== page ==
Dr. Connie McAneney (left) hugs Pat Myers.|
| ZOOM |
Dr. Billmire, now in private practice, says the abuse cases she saw sometimes caused her emotions to boil over. But she says that was never the case with Myers.
"I would sit with her at times when she was interviewing abusive parents, trying to get the story. She would be very calm, nodding, always reassuring. But if they tried to pull one over on her, she'd calmly say, `This is what's wrong with the child, and that doesn't explain it.' She'd let them know she knew that was a lot of bull."
Even when Myers felt threatened, she didn't show it. She recalls being in the hospital's Intensive Care Unit where a girl, about 2 years old, lay dying. The girl had been the victim of severe, ongoing abuse.
Her father was a tough character, full of bravado, "one of those guys who makes the hair stand up on the back of your neck," Myers says. He got into her face. "What are you trying to do, tell me I abused my child?"
As usual, she did not back down. The father was convicted of murder.
Those who know Myers say her approach - upfront, straightforward - is always the same, no matter whether she's talking to doctors or nurses or parents. Or children.
She remembers a polite little boy who had gonorrhea of the throat.
"We know something's happened here," she told him, "and I want you to tell me what it was."
"Ma'am, I'm afraid to tell you," he said.
She asked why.
"I'm afraid you might faint," he said.
Myers assured him she would not. Then she listened carefully as the boy told his story.
She tries to forget the most horrifying injuries to children.
"The attitude I developed over the years was, if I was going to do this job, and do a good job, I could not become emotionally involved with my patients. Because if I went home every night and cried - which you could do - I wouldn't be doing the kids any good."
In time, the respect and credibility she earned paid dividends. She made alliances with doctors and with community professionals. The child-abuse team grew to include law-enforcement agencies, prosecutors, and representatives of the Hamilton County Department of Job and Family Services. And Myers continued to voice her strong belief that everyone had a responsibility to intervene to stop child abuse, which crosses economic and social lines.
"She just never let go," says Ann Brandner, Children's clinical manager for social services.
Indeed, Myers continued to look for ways to help abused children. It troubled her that those who disclosed sexual abuse typically faced several interviews, each time by a different person in less-than-ideal surroundings, such as busy police stations or crowded emergency rooms.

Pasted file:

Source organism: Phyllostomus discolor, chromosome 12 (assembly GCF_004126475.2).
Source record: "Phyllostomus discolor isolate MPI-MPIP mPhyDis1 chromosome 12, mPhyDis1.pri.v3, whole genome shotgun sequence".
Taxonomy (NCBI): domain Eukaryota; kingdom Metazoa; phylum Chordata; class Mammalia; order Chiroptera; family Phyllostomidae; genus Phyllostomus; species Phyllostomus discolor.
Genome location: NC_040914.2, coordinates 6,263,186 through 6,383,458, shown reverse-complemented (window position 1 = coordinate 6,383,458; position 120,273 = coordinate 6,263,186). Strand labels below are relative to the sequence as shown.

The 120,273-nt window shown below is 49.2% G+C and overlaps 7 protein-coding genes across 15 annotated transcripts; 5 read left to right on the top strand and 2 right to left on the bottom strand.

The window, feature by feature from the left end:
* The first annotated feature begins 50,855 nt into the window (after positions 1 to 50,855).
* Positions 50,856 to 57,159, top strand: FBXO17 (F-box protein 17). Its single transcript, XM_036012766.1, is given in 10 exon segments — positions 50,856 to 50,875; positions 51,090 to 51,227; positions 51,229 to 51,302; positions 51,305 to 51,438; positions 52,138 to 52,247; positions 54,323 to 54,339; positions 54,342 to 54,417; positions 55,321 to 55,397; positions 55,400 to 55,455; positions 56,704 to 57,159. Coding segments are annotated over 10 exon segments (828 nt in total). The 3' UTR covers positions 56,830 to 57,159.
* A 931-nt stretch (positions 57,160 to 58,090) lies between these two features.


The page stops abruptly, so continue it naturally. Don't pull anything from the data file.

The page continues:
In the mid-1990s, she and Dr. Shapiro started talking about forming an advocacy center, a one-stop, child-friendly place where abuse can be identified, evidence gathered, and decisions made to prevent it from happening again.
Myers' dream came true in January 2001 when the Mayerson Center for Safe and Healthy Children opened on the hospital's fifth floor. (A $1 million gift from the Manuel D. and Rhoda Mayerson Foundation, as well as other gifts, made it possible.) Investigators from a variety of child-abuse related agencies are housed there. Children need only tell their story once, to a trained specialist. Interviews are recorded, and police and others can unobtrusively observe from another room.
"I think everybody recognizes it's one of the top four or five (child-abuse) programs in the country," Dr. Reece says from Boston.
On average, the center evaluates six to seven suspected child abuse cases each day.
And now Myers, accustomed to taking on difficult issues, has been forced to deal with a personal one. Last September, after she suffered severe neck pain, a biopsy proved malignant. She's battled cancer before: mouth cancer in the mid '70s, a recurrence 10 years later, then breast cancer in August 2001.
`An advanced cancer'
This time she faces "an advanced cancer," the primary source of which is unknown.
No mention is made of that during "A Tribute to Pat Myers," which focuses on the achievements of a woman who never had children of her own, but helped so many.
During the program, the Co-operative Society and Junior Co-operative Society, fund-raising auxiliaries of the hospital, announce a five-year, $400,000 gift to fund the newly created Pat Myers Child Abuse Scholars Fund.
And when Myers makes an announcement - "I'm not retiring" - everyone applauds.
Then, "I've been very anxious all day about being able to say the right things," she says to an auditorium full of people who already know she's been saying and doing the right things for 30 years.
Fish fries soothe the soul
How we rated them
Smoke signals good shellfish
To make a true taco, start with soft corn tortilla
Snap up traditional Mock Turtle Soup
Scotch Silly seriously flavorful brew
Children have a friend indeed
Themed cruises pick up steam
Loopy Letterman returns as swingin' shingles guy
Get to it!
CSO earns bravos at Carnegie Hall
Orchestra focuses on music despite war concerns
HEALTH & FITNESS
Drink a day could keep Alzheimer's disease away
Painkillers might dissolve brain plaque
Look for third-party seal on supplements
Bar codes reduce chance of medication errors
Body and mind